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I wonder why it’s version 7 and not 6.x? It really doesn’t feel like a major update.


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Originally Posted by Terry Michael
I wonder why it’s version 7 and not 6.x? It really doesn’t feel like a major update.

This probably sells better.

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I don't think that is entirely fair. To be honest, I think the sound has improved only marginally, but the introduced morphing and layering, which are entirely new concepts to Pianoteq (like them, loathe them, or disregard them), seem to me adequate reason to up the version number to the next whole number.


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I wholly agree! (You get it? ‘cause you mentioned rounding up to the next ‘whole’ number, so I use ‘wholly’ as a sort of smart-ass pun....) grin

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Yes, I think I get it now; it's basically a play on one of the words. That's utterly cool and amazing. If only that could be transfered to Pianoteq and the sample libraries. Now, that would be a game changer.


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Originally Posted by MacMacMac
@Burkey: To fix dead key "X" ... if you remap X ... what would you map it to? To a working key Y, right? And then re-pitch Y key to the pitch of X. (I don't know how to do do that, but perhaps you do?)

But now you've lost the use of key Y. Bummer.

But wait! Suppose you map Y to Z and re-pitch Z to the pitch of Y. Now Y works.

But now Z doesn't work.

So you repeat all of this. You "push" a bunch of keys downward, and then remap their pitches accordingly.

Nice. But can you do it?

I know you suffixed your post with a smiley. But you are not Pete14. You might actually be serious. So the question stands: Can you do it?
Originally Posted by Burkey
Originally Posted by Frédéric L
- 8 notes are disabled (silent): F#1, G#1, A#1, C#5, D#5, F#5, G#5 and A#5.
- Must be restarted after 20 minutes.
So if we remap those 8 to other keys (e.g. A0, A#0, B0, A8, A#8, B8, C8) and then adjust the pitch of those keys we'd have a full 88 keys running for 20 mins smile


In fact Pianoteq Trial even goes as far as disabling normal behaviour of pitch bend wheel within +/-2 semitones range of those silent demo keys.

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Originally Posted by CyberGene
Quote
New York Steinway D

Recorded at New York Steinway Hall in collaboration with Steinway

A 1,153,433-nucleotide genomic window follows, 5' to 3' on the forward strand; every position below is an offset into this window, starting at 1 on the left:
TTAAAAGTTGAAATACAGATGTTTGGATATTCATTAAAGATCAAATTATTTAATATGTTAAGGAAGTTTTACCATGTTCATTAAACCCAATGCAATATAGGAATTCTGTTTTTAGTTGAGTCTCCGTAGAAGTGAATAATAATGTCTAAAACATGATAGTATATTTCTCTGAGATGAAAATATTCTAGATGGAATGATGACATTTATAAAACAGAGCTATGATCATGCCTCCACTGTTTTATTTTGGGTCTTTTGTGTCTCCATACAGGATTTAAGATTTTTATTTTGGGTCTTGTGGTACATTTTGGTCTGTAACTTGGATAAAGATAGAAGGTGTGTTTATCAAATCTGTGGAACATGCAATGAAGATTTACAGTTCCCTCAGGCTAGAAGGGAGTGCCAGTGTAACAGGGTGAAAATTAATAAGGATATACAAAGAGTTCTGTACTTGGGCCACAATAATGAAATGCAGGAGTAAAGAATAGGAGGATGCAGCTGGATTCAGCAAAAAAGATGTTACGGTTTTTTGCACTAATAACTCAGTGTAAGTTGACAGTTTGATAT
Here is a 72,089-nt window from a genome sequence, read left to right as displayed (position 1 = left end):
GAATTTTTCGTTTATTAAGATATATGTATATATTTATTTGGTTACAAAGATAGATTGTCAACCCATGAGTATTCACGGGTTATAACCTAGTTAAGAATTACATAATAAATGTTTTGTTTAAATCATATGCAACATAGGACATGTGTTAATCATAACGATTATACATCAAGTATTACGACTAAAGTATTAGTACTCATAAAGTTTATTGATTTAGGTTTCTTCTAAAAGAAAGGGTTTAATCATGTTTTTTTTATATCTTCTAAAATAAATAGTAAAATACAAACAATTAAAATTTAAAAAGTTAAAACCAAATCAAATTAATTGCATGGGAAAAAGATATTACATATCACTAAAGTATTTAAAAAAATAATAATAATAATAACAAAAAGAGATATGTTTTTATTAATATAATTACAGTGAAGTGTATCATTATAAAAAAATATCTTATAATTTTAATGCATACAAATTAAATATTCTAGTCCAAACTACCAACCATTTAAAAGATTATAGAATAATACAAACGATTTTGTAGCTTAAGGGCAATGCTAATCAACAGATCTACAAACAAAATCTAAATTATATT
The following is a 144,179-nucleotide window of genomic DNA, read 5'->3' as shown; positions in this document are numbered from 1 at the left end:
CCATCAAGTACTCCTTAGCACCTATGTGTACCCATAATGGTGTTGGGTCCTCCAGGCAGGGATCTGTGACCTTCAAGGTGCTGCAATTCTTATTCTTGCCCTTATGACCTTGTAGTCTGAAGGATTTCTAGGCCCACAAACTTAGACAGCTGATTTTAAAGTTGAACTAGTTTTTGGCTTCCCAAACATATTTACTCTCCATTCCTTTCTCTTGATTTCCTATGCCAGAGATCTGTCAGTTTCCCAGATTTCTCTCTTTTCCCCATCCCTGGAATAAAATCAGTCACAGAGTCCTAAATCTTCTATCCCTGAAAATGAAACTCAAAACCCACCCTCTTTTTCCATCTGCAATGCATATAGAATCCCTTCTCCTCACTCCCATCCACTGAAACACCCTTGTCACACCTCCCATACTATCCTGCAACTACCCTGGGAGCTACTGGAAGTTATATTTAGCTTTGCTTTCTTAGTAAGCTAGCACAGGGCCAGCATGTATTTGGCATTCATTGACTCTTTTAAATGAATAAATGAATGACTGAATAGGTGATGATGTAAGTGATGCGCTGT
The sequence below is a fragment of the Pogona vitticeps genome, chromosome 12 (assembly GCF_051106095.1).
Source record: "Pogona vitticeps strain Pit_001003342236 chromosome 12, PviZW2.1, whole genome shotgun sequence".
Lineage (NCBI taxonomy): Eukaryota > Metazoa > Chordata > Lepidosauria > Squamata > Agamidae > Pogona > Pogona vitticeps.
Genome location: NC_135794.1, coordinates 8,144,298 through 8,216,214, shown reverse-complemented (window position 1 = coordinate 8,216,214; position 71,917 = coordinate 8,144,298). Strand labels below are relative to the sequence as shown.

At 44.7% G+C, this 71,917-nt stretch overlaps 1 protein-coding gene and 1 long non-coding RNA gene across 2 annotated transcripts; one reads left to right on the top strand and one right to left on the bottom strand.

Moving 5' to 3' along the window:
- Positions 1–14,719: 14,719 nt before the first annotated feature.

Modelled from Steinway’s groundbreaking new flagship instrument — the Model D Spirio|r

Has Pianoteq switched to being a sampled instrument now? Spirio is the Steinway equivalent of the Yamaha Disklavier, i.e. a player-piano system that uses solenoids and it's useful for creating automated sampling sessions of multiple velocity layers. Why would you model a piano VST after Spirio which is a mechanical system that has nothing to do with its sound? What have they modeled after it? The solenoid noises?

I'm confused... But it's a welcome addition for Pianoteq to stop modeling and instead switch to sampling 😉


I doubt that you are "confused".

PART of pianoteq's development process does involve recording at least one example "wooden" piano of the make and model that they have under development.

Doubtless they play their model "against" the recordings many times during their development.
I dont see that as "sampling" - I see it as having a reference recording of a wooden piano.

YMMV, etc.

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Originally Posted by johanibraaten
Originally Posted by oswaldpeters
Okay, so I've had the chance to spend my day off work with Pianoteq 7. On my first try I wasn't over enamoured with the update, and had parked it until today. Firstly I binned my presets from V6, and built everything up from scratch - even building myself a totally new velocity curve. Everything seems to react a bit differently in V6, but what does seem to cause the horrible blooming effect that I was whinging about in my last post, is the condition slider. Usually I always set this to .33 which gave a more vibrant sound (and less perfect) in V6 - this now causes a horrible ringing that I just can't stand.

I have a lot more playing around to do, but I'm pretty confident that I'm going to grow into V7 just fine.

Here's a little clip of two pianos... the first half is a recording of a Kawai Baby Grand Piano, and the second half is Pianoteq tweaked to be as similar as I could get it: https://clyp.it/z2zbvzj0
Very nice, both playing and sound. May I ask what preset you are using as a starting point?
It was the new NY Steinway - it was extensively tweaked through to provide the sound on the recording. Unfortunately I didn't save the settings after making the rendering!

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Originally Posted by oswaldpeters
It was the new NY Steinway - it was extensively tweaked through to provide the sound on the recording. Unfortunately I didn't save the settings after making the rendering!
I see, I think you've managed to get a very nice "woody" and full sound that I've found difficult sometimes with Pianoteq, especially with the Steinway D:s. Lovely piece of music as well.


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Originally Posted by johanibraaten
Originally Posted by oswaldpeters
It was the new NY Steinway - it was extensively tweaked through to provide the sound on the recording. Unfortunately I didn't save the settings after making the rendering!